Dear all,
I have a problem in my data analysis and paper writing.
Some variables (dependents) were not statistically significantly correlated with the independents in the univariate correlation analysis, but were significant in the multiple linear regression analysis.
Thus, can I use the multiple linear regression only without the univariate analysis in the paper to point out the predictive ability of these variables?
Thanks.
The marginal effects generated by multiple regression can be completely different than univariate results. Thus univariate analysis can lead one astray. In journal articles it's rare to see univariate analysis when multivariate analysis is being done (which it almost always is).
"Very few theories have been abandoned because they were found to be invalid on the basis of empirical evidence...." Spanos, 1995
Thank you Noetsi.
But during the course of data analysis in many clinical analysis paper, a common practice is to include in multivariate analysis only those variables that are statistically significant in univariate analysis. That is to say, univariate analysis is used as a screening tool for the subsequent multiple linear regression analysis. Thus, I am worried about being challenged in how to select dependents (potential risk factors) in the regression model.
A basic problem with that approach is that it is possible for a univariate analysis (which really means a bivariate comparison between a DV and an IV) to show a signficant effect where none exists (or where a weak relationship exists) because you have failed to control for other variables or a spurious relationship. A silly example used to demonstrate this is that if you run a univariate comparison between ice cream sales and murder rates you will find that murder rates goes up strongly with ice cream sales. So on this basis you might conclude that ice cream consumptions leads to murders.
In fact of course ice cream sales goes up with summer and summers for various reasons increases murders. This is a (admitedly silly) example of why univariate analysis is doubtful. Ulttimately there are two solutions to your concern. One possibility is to build (based on your own views and literature) a theory that you can then test with multivariate analysis. Once you have a theory to test you don't need to do any empirical univariate analysis (you could also argue that a univarate analysis while commonly done is wrong, but that would annoy people who do it rarely a good thing if you are trying to publish). You could also find articles, they are common in my field of public administration, that go straight to multivariate analysis without univariate analysis.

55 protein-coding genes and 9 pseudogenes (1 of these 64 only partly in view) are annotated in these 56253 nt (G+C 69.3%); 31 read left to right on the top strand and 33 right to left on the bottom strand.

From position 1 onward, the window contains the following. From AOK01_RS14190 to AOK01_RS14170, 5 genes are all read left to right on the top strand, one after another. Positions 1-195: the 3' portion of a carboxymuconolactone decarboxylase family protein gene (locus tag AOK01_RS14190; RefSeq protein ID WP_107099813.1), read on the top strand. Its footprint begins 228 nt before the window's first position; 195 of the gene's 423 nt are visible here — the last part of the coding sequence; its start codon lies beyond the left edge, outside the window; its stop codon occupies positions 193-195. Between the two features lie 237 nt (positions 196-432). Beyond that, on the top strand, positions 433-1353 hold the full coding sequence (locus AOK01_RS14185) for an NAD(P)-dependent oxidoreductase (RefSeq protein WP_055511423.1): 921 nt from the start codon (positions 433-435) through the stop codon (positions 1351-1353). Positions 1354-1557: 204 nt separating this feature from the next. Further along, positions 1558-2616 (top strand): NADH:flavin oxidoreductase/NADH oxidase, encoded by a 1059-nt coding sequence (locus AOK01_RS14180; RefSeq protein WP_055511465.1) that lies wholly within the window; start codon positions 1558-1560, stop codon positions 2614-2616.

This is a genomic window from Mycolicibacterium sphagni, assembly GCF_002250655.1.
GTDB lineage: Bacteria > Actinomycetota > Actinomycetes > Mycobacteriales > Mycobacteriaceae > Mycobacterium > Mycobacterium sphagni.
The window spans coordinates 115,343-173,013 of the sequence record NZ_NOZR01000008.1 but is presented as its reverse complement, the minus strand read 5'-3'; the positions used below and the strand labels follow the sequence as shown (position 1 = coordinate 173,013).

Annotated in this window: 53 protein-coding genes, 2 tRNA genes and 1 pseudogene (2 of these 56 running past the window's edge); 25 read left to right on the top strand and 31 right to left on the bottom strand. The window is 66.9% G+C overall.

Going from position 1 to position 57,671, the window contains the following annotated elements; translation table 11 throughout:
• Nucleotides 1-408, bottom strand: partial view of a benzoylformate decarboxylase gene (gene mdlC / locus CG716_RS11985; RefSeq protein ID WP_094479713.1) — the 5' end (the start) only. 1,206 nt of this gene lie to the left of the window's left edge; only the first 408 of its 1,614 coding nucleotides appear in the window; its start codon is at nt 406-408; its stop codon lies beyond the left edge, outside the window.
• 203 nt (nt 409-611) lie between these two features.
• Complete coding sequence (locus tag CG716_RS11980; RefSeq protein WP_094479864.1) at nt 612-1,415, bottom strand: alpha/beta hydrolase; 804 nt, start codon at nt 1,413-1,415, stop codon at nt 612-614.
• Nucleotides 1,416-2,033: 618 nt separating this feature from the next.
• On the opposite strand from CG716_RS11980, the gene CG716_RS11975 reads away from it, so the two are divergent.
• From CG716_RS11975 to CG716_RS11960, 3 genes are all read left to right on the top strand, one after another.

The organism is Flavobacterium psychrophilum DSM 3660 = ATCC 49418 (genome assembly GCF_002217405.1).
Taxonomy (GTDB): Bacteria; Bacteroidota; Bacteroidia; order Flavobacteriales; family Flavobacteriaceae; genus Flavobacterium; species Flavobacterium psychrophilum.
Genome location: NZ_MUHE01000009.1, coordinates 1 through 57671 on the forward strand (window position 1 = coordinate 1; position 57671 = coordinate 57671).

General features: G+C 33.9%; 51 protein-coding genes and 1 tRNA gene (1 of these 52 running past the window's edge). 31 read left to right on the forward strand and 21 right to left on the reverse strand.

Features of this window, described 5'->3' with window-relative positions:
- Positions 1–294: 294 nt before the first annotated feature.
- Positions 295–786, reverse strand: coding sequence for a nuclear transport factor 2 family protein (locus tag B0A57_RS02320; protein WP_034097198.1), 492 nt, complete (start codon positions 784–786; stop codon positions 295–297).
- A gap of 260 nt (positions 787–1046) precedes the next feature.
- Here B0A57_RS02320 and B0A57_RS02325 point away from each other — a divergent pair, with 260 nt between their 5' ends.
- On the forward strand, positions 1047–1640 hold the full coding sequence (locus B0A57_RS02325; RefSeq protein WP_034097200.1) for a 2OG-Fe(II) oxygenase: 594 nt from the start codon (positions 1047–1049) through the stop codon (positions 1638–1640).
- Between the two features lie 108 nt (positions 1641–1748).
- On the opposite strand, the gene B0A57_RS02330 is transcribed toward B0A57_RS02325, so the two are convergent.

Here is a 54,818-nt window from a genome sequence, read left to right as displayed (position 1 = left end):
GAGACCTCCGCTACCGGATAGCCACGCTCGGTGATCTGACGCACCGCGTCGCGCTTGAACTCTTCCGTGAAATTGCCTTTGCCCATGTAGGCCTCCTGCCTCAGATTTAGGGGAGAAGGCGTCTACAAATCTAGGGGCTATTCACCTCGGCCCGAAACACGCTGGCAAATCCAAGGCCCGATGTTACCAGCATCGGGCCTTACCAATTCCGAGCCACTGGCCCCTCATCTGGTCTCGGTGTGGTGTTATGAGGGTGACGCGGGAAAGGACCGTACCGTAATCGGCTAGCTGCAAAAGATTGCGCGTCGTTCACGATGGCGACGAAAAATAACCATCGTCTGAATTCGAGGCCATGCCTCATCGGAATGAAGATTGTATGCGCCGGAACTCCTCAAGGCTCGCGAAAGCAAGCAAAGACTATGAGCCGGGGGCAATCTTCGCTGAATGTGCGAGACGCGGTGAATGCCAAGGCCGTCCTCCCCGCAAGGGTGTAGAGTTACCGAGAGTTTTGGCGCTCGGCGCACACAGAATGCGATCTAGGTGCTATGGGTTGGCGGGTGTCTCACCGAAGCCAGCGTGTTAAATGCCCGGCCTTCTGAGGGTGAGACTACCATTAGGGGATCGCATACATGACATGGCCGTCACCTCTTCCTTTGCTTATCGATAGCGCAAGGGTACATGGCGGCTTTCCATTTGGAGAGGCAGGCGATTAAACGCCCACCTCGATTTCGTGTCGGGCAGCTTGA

"Very few theories have been abandoned because they were found to be invalid on the basis of empirical evidence...." Spanos, 1995
celinetang (04-03-2013)
+1 for noetsi's answer. In observational research you should almost never (barring extreme cases) use bi-variate methodologies.
celinetang (04-03-2013)
This thread reflects a pet peave of mine. Although in no way an "expert" in statistics as others here, it's appaling to me how often academics (which I was long ago) do basic things wrong even in journals. Using stepwise regression, an overemphais on normality in many methods, confusing relative risk with odds ratios its a long list. I read an article once reflecting just how common basic errors were in methods in medical journals - a truly scary thought. I ran into it on my dissertation when committee members, unfamiliar with qualitative approaches wanted research done in a way that fundamentally violated best practices in that area (something a qualitative advisor of mine later took them to task for).
But if methods are done wrong commonly, as in the example by the original poster, it's hard to win that dispute if you want to get published.
"Very few theories have been abandoned because they were found to be invalid on the basis of empirical evidence...." Spanos, 1995
Another very humble poster
Noetsi I can't agree more about numerous widespread basic statistical errors I personally see everyday even in top journals of my own field (let alone in local journals or in theses). Once I had set the alpha at 0.01 and the reviewer told me "Why haven't you determined the correct P value, which is 0.05" lol he/she thought that 0.05 is the "correct" one. There are many other stories too but too lazy to recall right now!
Well it is common to see stepwise regression and apparently even elite medical journals confuse relative risk with odds ratios (which are not the same thing normally except in very unsual rare events).Can it really be this bad among journals?
A personal favorite of mine is that one of my statistical professors had her article accepted a few years ago only after agreeing to turn her interval variable into a categorical one, because that was the accepted way (and the accepted method which was probably logistic regression rather than linear regression) that journal did things. Once a method or way of doing things gets accepted, its not easy to break this (well at least until you get a new editor I would imagine).
Alpha isn't a p value at all as far as I understand that It's your willingess to accept a type I error. And regardless of that, there is no real statistical reason that you should reject the null at .05 but not reject it if p = .052. Nothing magical at all about .05. It grew out of the history of research and was (for a while, but rarely today) hotly debated. But its treated as magic today, if you have a p value lower than .05 (or .01 or whatever the journal uses) it means the null should be rejected. Otherwise you should not. Rarely does anyone ask why that is the case.Once I had set the alpha at 0.01 and the reviewer told me "Why haven't you determined the correct P value, which is 0.05" lol he/she thought that 0.05 is the "correct" one.